Giving birth is never easy, but the majority of mothers come out of the experience with feelings of accomplishment.
This isn’t the case for everyone, though. Here’s a story about Louiser Chapman and how she doesn’t remember anything about giving birth to her daughter.
The 24-year-old mother nearly died when she suffered a serious hemorrhage and lost a liter of blood when she went into labor early.
The labor experience was so horrifying that she and her husband don’t plan on having more children.
“I don’t think we’re going to have any more children,” Chapman said. “The experience with Olivia has put us off having any more — especially for my partner. It’s all been a lot to cope with.”
Chapman went into labor several weeks before her daughter, Olivia, was due, but a premature birth was the least of doctors’ concerns. The young mother’s placenta has detached from her uterine wall, resulting in a lot of blood being lost.
An emergency C-section was performed, but no one expected Chapman’s body to reject common antibiotics and go into anaphylactic shock.
Miraculously, doctors were able to revive Chapman, but the process left her in a 10-day coma.
When Chapman woke up, she was left with short-term memory loss. The most shocking thing? She couldn’t remember ever giving birth to her daughter — Olivia.
The mother had to be reminded she had given birth to her daughter, over and over again.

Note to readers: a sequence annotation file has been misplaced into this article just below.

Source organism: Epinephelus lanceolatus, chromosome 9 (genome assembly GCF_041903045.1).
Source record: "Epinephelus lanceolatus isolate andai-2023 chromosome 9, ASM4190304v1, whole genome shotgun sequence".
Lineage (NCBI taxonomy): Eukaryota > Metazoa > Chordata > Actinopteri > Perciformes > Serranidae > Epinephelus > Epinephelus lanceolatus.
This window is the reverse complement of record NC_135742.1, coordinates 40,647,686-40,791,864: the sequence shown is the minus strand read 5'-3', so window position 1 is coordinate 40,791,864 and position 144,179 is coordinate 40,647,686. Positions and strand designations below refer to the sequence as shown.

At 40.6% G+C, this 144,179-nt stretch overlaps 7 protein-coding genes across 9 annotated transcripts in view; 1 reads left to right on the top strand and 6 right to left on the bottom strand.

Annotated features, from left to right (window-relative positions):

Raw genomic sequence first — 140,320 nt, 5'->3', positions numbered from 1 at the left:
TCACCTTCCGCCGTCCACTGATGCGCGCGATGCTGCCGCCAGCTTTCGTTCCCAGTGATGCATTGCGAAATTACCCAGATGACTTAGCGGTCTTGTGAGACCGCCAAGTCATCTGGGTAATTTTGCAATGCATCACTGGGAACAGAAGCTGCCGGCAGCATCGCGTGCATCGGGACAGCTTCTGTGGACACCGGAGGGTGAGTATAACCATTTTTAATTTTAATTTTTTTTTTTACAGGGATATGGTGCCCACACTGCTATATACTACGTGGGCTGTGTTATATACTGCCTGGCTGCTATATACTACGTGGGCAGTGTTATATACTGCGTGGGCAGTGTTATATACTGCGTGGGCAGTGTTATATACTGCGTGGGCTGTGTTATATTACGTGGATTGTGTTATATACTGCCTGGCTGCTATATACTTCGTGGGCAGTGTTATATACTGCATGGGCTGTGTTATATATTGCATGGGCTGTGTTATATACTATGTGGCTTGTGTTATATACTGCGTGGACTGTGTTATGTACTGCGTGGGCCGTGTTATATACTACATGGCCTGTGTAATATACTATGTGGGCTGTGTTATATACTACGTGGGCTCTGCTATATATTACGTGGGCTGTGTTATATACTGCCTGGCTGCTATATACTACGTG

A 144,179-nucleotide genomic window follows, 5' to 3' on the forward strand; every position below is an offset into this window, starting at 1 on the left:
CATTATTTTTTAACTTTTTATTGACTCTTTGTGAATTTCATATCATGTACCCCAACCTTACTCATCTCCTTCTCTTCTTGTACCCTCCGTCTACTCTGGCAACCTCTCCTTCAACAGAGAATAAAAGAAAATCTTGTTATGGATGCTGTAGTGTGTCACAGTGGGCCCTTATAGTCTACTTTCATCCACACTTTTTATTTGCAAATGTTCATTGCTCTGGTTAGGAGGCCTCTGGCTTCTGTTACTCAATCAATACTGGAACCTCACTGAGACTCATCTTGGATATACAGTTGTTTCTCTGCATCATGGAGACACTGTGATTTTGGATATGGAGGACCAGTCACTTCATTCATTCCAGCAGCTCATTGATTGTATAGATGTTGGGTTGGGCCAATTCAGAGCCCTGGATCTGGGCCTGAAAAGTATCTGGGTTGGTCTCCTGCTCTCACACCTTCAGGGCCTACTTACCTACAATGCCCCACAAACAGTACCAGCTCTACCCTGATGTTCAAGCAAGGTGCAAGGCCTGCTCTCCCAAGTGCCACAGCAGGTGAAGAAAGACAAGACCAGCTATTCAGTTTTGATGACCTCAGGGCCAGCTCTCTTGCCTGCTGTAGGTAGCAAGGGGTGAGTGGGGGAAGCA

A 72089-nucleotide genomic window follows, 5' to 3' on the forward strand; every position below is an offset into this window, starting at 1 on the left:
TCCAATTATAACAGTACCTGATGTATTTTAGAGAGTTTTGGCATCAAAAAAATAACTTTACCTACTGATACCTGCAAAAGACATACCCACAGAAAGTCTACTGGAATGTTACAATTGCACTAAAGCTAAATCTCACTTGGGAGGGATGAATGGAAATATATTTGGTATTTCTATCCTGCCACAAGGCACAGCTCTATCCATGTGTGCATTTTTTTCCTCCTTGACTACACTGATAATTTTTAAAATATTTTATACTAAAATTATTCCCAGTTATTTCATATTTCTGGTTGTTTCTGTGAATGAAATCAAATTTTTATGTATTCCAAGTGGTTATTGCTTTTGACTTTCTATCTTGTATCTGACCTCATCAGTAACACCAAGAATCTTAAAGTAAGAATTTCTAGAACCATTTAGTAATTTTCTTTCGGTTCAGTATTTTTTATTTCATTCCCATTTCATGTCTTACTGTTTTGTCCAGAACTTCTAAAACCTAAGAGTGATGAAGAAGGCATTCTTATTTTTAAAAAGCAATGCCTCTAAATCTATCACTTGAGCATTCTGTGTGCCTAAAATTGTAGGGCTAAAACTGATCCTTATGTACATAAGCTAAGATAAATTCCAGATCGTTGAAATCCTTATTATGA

“I really can’t remember anything about giving birth,” she said. “My partner Oliver and the doctors had to fill me in on everything that happened so everything I know is secondhand.”
“It was so upsetting. It’s so important for new mums to bond with their babies when they’re born, and I couldn’t do it. They wrote down when Olivia was born and how much she weighed, as well as who had come to visit me in case I forgot. It was lovely as when I woke each morning, I got upset as I had forgotten what happened yesterday.”
As Chapman began to recover, Olivia’s condition became worrisome since Olivia had a hole in her heart.
Just eight days after taking her home, Olivia stopped breathing…
Fortunately, Chapman was able to perform CPR, which saved Olivia’s life as the family rushed to the hospital. At the hospital, Olivia was diagnosed with bronchitis and pneumonia.
“I didn’t think she would survive, there were times when I just couldn’t think of the positive,” she said.
Things were looking grim for the family, but after six weeks of being in intensive care, Olivia was released from the hospital. Since being released, Olivia is now recovering and developing just like any other child.
“If you met Olivia now you would never know she had been through so much — she’s so happy,” Chapman said.
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